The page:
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Public health experts support CDC guidance on vaccinated people

Pharmacist Andrea Glennon prepared doses of the Johnson and Johnson vaccine at the Tufts Medical Center COVID-19 Vaccination Clinic at the Courtyard Marriott Hotel in Boston.
Pharmacist Andrea Glennon prepared doses of the Johnson and Johnson vaccine at the Tufts Medical Center COVID-19 Vaccination Clinic at the Courtyard Marriott Hotel in Boston.Craig F. Walker/Globe Staff

Public health specialists on Monday voiced support for new guidelines from the CDC indicating that people fully-vaccinated against COVID-19 can gather with other vaccinated people indoors without wearing a mask or distancing.

The recommendations also say vaccinated people can mix with people considered at low-risk for severe disease; think vaccinated grandparents visiting healthy children and grandchildren.

“I think what the CDC has done is, they’re following the evidence,” said Dr. Joshua Barocas, an infectious disease physician at Boston Medical Center who also teaches at the BU School of Medicine, in a phone interview.

Barocas said the notion that fully vaccinated people can now spend time with one another indoors “is consistent with the evidence,” which shows the vaccine can reduce the risk of transmission by a person who’s vaccinated.

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“This is a huge step in our return to normalcy,” Barocas said, adding that the guidelines could also serve as “a potential incentive” for eligible people to get vaccinated, even if they’ve been reluctant to date.

Dr. Paul Sax, clinical director of the infectious diseases division at Brigham and Women’s Hospital, said in a separate interview that the new guidelines are “appropriate” and based on data from clinical studies. The CDC, he said, isn’t suggesting Americans “should go to crowded bars and restaurants,” but the agency is highlighting a path forward for people who’ve dealt with prolonged stretches of isolation during the pandemic.

“That’s a very positive message,” he said of the guidelines, which he described as “a summation of the science as we understand it now.”

Experts also sounded off on social media Monday.

“CDC totally gets it right,” tweeted Dr. Ashish K. Jha, dean of the Brown University School of Public Health and a leading authority on pandemic response. “Vaccinated people can hang with other vaccinated people. Vaccinated grandparents can hug unvaccinated grandkids* *Broader public health measures should remain for now because lots of high risk folks are not yet vaccinated.”

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Others, however, said more clarification is needed.

“They should clarify if these guidelines apply to workplaces,” tweeted Dr. Ameet Kini, a professor of pathology at Loyola University Chicago Health Sciences Division’s Stritch School of Medicine.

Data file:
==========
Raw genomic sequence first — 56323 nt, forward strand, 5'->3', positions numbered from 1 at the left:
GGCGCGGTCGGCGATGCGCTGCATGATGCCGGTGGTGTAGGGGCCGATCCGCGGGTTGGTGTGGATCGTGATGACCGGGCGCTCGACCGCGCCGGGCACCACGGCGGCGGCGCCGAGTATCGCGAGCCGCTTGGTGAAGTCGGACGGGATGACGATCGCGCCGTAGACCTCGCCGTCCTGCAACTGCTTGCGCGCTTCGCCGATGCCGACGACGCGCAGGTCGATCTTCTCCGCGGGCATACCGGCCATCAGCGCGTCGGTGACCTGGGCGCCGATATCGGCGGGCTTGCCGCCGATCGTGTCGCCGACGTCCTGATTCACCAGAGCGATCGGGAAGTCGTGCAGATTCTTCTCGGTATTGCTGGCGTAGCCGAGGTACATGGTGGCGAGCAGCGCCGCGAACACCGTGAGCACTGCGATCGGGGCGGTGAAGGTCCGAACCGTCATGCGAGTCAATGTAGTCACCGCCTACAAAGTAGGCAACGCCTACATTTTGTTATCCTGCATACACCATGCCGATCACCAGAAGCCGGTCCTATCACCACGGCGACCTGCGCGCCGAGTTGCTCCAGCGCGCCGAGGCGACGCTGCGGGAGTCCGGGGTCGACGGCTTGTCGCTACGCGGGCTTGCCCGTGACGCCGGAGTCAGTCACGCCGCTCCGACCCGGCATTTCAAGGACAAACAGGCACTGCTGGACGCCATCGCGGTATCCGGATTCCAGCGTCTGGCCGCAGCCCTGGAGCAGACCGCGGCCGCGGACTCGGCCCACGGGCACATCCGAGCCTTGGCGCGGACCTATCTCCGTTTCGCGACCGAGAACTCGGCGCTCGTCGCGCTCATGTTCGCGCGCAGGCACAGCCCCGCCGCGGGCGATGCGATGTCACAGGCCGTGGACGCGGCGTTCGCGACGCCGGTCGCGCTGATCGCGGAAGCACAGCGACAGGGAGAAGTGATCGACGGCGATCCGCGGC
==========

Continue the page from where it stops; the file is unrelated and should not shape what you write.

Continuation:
Dr. Krutika Kuppalli, an infectious disease expert who has testifed repeatedly on the COVID-19 pandemic before Congress, tweeted that she hoped the new guidelines will coax eligible people who have been weary of the vaccine to get their first dose.

“Loving the new @CDCgov guidelines for fully vaccinated people against #COVID19,” Kuppalli tweeted. “Perhaps this change in guidance from the @CDCgov will help convince people who are on the fence about getting the #COVID19Vaccination to get #vaccinated. The thought of spending time with loved ones and friends indoors and unmasked sounds wonderful!”

Dr. Bertha Hidalgo, a genetic epidemiologist at the School of Public Health at the University of Alabama at Birmingham, was on a similar wavelength Monday morning after the guidelines dropped.

“Completely agree,” Hidalgo tweeted in response to Kuppalli. “After a year of not having guests indoors, I’m super excited about this.”

Hidalgo also asked Kuppalli in the thread about gatherings with kids from different households.

“I might still wait on mixing kids, particularly indoors,” Kuppalli tweeted. “Hoping that we will have results on the vaccine trials in them soon.”

Dr. David Rosman, president of the Massachusetts Medical Society, said in a statement that residents should proceed with caution, the new guidelines notwithstanding.

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“The new CDC guidelines are an important step in a positive direction, but as we take these steps - steps we all want to take - we must take them with extreme caution,” Rosman said. “It is important to appreciate that these thoughtful and data-based guidelines do not represent a care-free return to life as we knew it a year ago, even for those who are fully vaccinated.”

He added that the guidelines “represent a remarkable accomplishment for science and medicine, as mitigation measures, coupled with the rollout of three safe and effective vaccines and a public eager to be vaccinated, have helped us make progress, but the virus remains a formidable and deadly foe.”